Prioritise Cloud Security from the “B of the Bang”
The British Olympic Gold Medallist sprinter Linford Christie memorably quipped that he started his races not merely at the ‘bang’ of the starting pistol, but at ‘The B of the Bang’. Wise words indeed. Anyone developing software in the cloud should do a Linford and prioritise cloud security from their own “B of the bang” too. You may get into trouble if you do not ship features to the expected dates and/or costs, but you may still be able to go live with some work arounds. However, you will not go live if there are security holes and nor should you. If you leave your cloud doors open, then it can be very bad indeed not only for yourself but for the reputation of your employer too.
In the past week alone, it has been fascinating to see just how important and valuable the cloud security industry has rapidly become. Three announcements caught my attention.
- Firstly, in their recent block-buster earnings report, Satya Nadella casually mentioned that Microsoft’s security business did more than $10 billion in revenue in 2020!. Read this great summary from Cloud Wars Live in analysing the impact behind the headline.
- Secondly, Google announced a major upgrade to Apigee, its API management platform that it bought in 2016. A key highlight was a sophisticated multi-layer approach to security with the newly named Apigee X being integrated with GCP’s Cloud Armor & Cloud Identity.
- Finally, Datadog enhanced its own cloud services by buying Sqreen, a SaaS Security platform, which provides a neat real-time solution that analyses code & config to highlight vulnerabilities. Sqreen has impressive VC backing & it looks a smart move for both firms.
When, we at APS and IOCO our S African engineering partners designed our Digital Data Lab, we did a Linford and made security our #1 priority. One of our highest priority use cases was to mitigate the risk of data loss and data leakage. This is absolutely critical as the value of a Digital Data Lab would be completely undermined if the data sets within a Lab(s) could be hacked into or saved to personal email accounts and/or unapproved cloud storage solutions. The thing is Data Loss & Data Leakage are dry topics, so I wanted to find a way to make this easy for people to both get and to remember. So, I went back to my teenage years and named my Data Loss & Data Leakage use case “Hotel California”.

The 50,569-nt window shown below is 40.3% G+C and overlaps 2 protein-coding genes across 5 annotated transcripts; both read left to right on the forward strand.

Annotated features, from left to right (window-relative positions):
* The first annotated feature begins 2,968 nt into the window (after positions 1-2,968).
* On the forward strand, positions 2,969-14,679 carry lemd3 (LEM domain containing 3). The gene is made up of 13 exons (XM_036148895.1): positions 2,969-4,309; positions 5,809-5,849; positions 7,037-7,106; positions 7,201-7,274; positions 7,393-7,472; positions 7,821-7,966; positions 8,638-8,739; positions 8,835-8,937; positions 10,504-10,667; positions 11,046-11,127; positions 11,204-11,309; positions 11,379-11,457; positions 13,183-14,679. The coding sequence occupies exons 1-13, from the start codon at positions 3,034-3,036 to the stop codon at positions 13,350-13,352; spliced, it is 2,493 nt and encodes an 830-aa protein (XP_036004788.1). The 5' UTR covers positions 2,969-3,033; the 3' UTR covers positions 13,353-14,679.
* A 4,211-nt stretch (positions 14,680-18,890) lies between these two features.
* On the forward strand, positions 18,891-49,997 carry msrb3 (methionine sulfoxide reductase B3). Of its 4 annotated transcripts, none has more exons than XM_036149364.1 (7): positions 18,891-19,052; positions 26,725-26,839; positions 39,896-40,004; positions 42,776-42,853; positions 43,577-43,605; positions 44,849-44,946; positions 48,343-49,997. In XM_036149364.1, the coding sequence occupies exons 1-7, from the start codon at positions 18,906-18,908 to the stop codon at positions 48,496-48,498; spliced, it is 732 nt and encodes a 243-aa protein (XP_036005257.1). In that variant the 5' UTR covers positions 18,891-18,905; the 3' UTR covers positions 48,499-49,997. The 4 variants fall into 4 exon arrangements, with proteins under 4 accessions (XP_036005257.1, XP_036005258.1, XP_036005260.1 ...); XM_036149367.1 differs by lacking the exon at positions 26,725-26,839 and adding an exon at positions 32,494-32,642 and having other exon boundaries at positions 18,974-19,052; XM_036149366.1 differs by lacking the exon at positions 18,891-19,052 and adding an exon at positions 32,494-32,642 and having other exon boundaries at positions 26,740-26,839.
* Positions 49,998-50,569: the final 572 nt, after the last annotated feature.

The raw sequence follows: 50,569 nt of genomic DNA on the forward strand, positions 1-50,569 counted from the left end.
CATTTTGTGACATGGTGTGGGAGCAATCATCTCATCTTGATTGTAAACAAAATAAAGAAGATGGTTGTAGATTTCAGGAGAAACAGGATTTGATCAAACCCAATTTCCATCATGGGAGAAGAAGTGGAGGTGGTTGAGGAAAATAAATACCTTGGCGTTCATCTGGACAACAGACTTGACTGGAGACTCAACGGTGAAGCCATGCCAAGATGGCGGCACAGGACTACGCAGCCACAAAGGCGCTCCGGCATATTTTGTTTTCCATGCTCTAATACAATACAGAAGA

- Hotel California – You can check the data in any time or any way you like, but it can never leave.
- (well, only save it to approved storage 😊)
I have now learnt that my “Hotel California” concept has proven super easy for others to remember. We are also confident that our cloud native solution is neat in that it mitigates the risks but without constraining the productivity of the Lab users too.
Why a Lab ? Our conviction is that many firms currently lack the cloud native Data Scientists & Data Engineers, who are essential to accelerate and de-risk a firm’s cloud adoption journey. They are currently continuing to use low tech solutions like excel building on an informal economy of shadow IT data feeds with undesirable consequences for quality, risk and productivity We believe that our combination of a working Digital Data Lab, optimised for data experimentation and analysis can help a team/firm get going and grow its own muscle, whilst having the option of tapping into the talents of a high skill, near shore partner.
In my last Blog I suggested that Wealth & Asset Managers will soon be in a “War for Talent” for cloud native Data Scientists and Engineers, driven by the rapidly growing need to progress their Sustainability and ESG ambitions. Whatever solution they follow, then I am cannot recommend strongly enough that they do a Linford and prioritise Security from the “B of the Bang”.